Carryduff GAC founders inspired by the success of Down - the first NI county to win the All-Ireland
Carryduff GAC on the outskirts of Belfast has grown from a handful of friends to one of the biggest Gaelic clubs in Ulster.
It now has a membership of more than 1,500 and this year celebrates its 50th anniversary.
It all began in 1972 in a predominantly Unionist area - founded by Barney Clarke and brothers Tony and Joe Swail with help from their mentor and club chairman the late Harry McEvoy.
''Well I was 19, Joe was 18 and Tony was slightly older. We played for other clubs outside our area but we felt that we would like to play and represent our own community. And with the help of our mentor, Harry McEvoy we got started,'' Barney told UTV.
He admitted it was difficult to get a pitch in the early years and it is only with hindsight he and his friends realised the challenges they would encounter starting a Gaelic club at the height of the Troubles.
''Through the early years it was difficult to get a pitch. Looking back there was Internment and the Ulster Workers' Strike so there were difficulties. We didn't really think things through, but it came home to us when we were threatened and put off our first pitch. I suppose our parents worried more than we did, but we got around the obstacles and that's where we are today,'' he added.
Kate Connery - the first woman to become Chairperson of the Club - remembers the difficulties they encountered even into the 1990s.
''It's not a traditional Gaelic area and our eldest son would have been playing in the 90s and you would have put a jacket over your jersey,'' she said.
''You wouldn't have gone to a supermarket - Forestside or it might have been Supermac - in your Gaelic gear, it just wasn't acceptable living here. You would have been inviting a little bit of trouble. It was a challenge. It really was a challenge but thankfully that's all changed.''
The founding members were inspired by the success of Down winning the All-Ireland three times in the 1960s - the first club from Northern Ireland to do so, with further success in the 1990s.
But as Paul McConville, the Club's Irish Language and Cultural Officer, said it would take a further three decades before the club would have a pitch of its own.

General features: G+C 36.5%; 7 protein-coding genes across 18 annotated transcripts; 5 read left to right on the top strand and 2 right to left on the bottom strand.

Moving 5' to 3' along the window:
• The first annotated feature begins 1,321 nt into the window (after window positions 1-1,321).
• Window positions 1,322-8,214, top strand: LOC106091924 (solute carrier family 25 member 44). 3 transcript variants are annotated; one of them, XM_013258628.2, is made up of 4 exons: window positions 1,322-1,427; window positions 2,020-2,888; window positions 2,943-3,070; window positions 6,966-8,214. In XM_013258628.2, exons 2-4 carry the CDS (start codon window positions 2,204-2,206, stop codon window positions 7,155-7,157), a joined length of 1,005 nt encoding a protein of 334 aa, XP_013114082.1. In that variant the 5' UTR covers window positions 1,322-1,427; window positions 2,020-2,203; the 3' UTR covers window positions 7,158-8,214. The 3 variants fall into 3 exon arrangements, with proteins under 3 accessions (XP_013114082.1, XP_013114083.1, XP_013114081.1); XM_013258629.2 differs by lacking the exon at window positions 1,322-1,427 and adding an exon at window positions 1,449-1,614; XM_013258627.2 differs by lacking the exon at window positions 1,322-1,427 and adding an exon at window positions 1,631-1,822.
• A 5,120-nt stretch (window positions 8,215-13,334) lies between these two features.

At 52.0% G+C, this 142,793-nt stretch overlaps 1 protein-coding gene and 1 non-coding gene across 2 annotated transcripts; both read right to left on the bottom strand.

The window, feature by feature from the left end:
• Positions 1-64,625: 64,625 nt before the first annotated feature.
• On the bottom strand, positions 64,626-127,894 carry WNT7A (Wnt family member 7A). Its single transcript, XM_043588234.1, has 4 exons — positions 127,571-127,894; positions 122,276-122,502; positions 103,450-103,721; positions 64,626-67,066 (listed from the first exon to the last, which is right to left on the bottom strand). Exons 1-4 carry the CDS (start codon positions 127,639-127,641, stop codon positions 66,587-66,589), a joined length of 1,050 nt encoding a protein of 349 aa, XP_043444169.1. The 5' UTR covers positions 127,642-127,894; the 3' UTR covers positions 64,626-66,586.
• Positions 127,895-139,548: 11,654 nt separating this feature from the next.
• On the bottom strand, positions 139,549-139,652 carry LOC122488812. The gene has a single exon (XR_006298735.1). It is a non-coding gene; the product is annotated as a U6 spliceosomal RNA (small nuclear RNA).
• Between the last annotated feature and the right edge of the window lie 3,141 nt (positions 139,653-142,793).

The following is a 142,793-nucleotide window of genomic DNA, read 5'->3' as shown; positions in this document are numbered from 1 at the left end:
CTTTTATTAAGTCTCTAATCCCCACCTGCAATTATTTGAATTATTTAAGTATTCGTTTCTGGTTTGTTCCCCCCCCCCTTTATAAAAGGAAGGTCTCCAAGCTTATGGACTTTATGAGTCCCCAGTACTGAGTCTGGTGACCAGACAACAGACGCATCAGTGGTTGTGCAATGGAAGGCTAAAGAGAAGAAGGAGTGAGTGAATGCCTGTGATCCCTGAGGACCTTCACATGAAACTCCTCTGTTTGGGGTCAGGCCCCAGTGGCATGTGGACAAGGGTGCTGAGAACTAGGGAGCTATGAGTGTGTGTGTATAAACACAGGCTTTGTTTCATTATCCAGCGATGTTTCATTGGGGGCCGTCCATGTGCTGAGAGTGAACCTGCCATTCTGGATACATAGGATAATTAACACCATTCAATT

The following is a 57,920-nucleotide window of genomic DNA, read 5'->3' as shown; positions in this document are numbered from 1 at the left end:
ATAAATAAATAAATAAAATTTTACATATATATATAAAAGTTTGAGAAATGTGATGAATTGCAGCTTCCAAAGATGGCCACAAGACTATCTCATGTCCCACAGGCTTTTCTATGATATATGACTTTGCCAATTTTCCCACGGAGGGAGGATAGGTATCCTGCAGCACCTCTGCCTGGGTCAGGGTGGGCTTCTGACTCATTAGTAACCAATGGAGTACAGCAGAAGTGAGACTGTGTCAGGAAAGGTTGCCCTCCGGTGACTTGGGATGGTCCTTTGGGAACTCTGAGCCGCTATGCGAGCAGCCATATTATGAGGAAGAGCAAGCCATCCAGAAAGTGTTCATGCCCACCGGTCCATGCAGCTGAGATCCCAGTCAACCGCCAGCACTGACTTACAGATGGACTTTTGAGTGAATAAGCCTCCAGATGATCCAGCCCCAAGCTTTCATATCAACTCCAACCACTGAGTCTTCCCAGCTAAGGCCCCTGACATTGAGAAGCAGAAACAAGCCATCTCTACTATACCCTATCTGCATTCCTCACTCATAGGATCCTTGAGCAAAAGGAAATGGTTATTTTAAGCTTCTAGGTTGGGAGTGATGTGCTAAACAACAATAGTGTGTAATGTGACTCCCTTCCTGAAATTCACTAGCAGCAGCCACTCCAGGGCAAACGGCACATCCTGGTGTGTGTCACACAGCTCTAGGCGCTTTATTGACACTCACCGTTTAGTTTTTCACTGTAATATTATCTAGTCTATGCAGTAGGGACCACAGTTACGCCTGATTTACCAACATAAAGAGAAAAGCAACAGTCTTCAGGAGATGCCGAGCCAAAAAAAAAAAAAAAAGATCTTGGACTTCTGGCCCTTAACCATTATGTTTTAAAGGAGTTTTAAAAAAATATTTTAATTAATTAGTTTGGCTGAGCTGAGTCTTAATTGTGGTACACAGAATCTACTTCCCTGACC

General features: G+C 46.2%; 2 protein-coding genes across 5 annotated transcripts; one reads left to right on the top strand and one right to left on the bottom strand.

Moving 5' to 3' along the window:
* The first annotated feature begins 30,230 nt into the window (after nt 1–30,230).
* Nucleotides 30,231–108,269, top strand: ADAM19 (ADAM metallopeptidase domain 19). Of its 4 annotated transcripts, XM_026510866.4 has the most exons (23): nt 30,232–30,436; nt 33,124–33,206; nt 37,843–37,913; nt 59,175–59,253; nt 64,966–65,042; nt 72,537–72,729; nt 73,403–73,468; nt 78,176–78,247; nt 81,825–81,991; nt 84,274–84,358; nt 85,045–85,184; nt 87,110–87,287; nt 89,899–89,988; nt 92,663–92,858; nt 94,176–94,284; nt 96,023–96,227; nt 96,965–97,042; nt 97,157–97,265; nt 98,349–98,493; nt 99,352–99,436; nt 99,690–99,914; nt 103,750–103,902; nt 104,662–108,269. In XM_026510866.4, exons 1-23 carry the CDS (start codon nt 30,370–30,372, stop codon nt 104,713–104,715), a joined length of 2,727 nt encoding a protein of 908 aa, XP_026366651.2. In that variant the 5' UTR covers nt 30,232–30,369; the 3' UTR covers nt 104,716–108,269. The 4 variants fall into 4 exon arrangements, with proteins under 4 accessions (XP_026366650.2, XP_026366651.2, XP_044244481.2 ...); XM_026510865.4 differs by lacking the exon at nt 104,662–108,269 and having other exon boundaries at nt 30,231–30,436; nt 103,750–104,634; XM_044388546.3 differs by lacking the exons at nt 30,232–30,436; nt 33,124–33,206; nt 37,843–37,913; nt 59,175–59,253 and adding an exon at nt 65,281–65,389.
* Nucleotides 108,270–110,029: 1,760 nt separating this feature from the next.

''That breakthrough in 1960 with Down - the first Northern Ireland club to bring the Sam Maguire across the border, the whole county was alive with that. And then the further success in the 60s. We had lean years in between but the nineties the impact that had. That success spurred us on to do the fundraising, to put a field here in Carryduff. People got behind it because that energy was infectious,'' he said.
With the new pitch came the advent of Women's Gaelic Football as Kate Connery explained: ''I just remember one day going -why can't the girls have this? So I made moves to start Ladies' football in Carryduff and it did take a while. It was a challenge. There were objections but we got there in the end and it's gone from strength to strength.''
Barney Clarke says one of the reasons behind the success of the club is the diversity of the area.
''I look back to our own club and it was not founded in any tradition of Republicanism or religion. There are no Saints or Scholars associated with Carryduff. It didn't matter what creed or class you were if you wanted to play,'' he said.
''That's true to this day. I recall in my time as Registrar having to convert various names from a Middle East origin or from Polish to Irish and it just shows what a diverse club we are - like most of South Belfast, I would suggest.''
Reminiscing about founding the club Barney Clarke said it came above all else from a love of the sport:
''First and foremost we loved to play Gaelic football. We played soccer and cricket and whatever else during the summer to keep us occupied. But our first love was always Gaelic football,'' he added.
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